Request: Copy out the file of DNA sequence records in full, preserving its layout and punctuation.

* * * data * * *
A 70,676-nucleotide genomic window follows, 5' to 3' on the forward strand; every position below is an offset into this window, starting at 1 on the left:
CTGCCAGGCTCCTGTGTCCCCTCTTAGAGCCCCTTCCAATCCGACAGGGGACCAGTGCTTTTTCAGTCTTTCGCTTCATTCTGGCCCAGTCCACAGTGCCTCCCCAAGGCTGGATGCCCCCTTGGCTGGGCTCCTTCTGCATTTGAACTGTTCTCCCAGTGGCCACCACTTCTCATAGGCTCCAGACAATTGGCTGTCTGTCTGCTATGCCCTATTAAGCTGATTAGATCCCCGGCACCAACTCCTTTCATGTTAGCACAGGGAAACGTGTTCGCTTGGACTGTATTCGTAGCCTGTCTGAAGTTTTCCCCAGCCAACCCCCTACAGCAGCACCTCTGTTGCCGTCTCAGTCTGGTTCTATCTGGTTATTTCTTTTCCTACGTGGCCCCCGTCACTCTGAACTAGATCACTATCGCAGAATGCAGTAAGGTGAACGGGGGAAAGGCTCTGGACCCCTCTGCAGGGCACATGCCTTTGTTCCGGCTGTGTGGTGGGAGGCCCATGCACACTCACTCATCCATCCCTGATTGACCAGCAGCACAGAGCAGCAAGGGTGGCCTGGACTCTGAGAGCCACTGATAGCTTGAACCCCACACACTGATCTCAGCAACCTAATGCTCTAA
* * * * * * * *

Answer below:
A 70,676-nucleotide genomic window follows, 5' to 3' on the forward strand; every position below is an offset into this window, starting at 1 on the left:
CTGCCAGGCTCCTGTGTCCCCTCTTAGAGCCCCTTCCAATCCGACAGGGGACCAGTGCTTTTTCAGTCTTTCGCTTCATTCTGGCCCAGTCCACAGTGCCTCCCCAAGGCTGGATGCCCCCTTGGCTGGGCTCCTTCTGCATTTGAACTGTTCTCCCAGTGGCCACCACTTCTCATAGGCTCCAGACAATTGGCTGTCTGTCTGCTATGCCCTATTAAGCTGATTAGATCCCCGGCACCAACTCCTTTCATGTTAGCACAGGGAAACGTGTTCGCTTGGACTGTATTCGTAGCCTGTCTGAAGTTTTCCCCAGCCAACCCCCTACAGCAGCACCTCTGTTGCCGTCTCAGTCTGGTTCTATCTGGTTATTTCTTTTCCTACGTGGCCCCCGTCACTCTGAACTAGATCACTATCGCAGAATGCAGTAAGGTGAACGGGGGAAAGGCTCTGGACCCCTCTGCAGGGCACATGCCTTTGTTCCGGCTGTGTGGTGGGAGGCCCATGCACACTCACTCATCCATCCCTGATTGACCAGCAGCACAGAGCAGCAAGGGTGGCCTGGACTCTGAGAGCCACTGATAGCTTGAACCCCACACACTGATCTCAGCAACCTAATGCTCTAA